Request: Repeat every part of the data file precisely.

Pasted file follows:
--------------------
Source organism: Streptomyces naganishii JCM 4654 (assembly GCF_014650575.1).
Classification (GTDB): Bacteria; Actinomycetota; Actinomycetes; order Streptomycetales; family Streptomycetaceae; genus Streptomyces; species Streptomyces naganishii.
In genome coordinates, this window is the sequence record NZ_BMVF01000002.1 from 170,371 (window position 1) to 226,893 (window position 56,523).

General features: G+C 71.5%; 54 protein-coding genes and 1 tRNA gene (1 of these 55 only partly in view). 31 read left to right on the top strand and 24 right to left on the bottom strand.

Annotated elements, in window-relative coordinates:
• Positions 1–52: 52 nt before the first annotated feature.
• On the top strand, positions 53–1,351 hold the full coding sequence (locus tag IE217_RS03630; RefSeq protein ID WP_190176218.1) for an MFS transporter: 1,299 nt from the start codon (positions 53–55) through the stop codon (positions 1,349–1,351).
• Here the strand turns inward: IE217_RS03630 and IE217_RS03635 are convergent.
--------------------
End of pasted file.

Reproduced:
Source organism: Streptomyces naganishii JCM 4654 (assembly GCF_014650575.1).
Classification (GTDB): Bacteria; Actinomycetota; Actinomycetes; order Streptomycetales; family Streptomycetaceae; genus Streptomyces; species Streptomyces naganishii.
In genome coordinates, this window is the sequence record NZ_BMVF01000002.1 from 170,371 (window position 1) to 226,893 (window position 56,523).

General features: G+C 71.5%; 54 protein-coding genes and 1 tRNA gene (1 of these 55 only partly in view). 31 read left to right on the top strand and 24 right to left on the bottom strand.

Annotated elements, in window-relative coordinates:
• Positions 1–52: 52 nt before the first annotated feature.
• On the top strand, positions 53–1,351 hold the full coding sequence (locus tag IE217_RS03630; RefSeq protein ID WP_190176218.1) for an MFS transporter: 1,299 nt from the start codon (positions 53–55) through the stop codon (positions 1,349–1,351).
• Here the strand turns inward: IE217_RS03630 and IE217_RS03635 are convergent.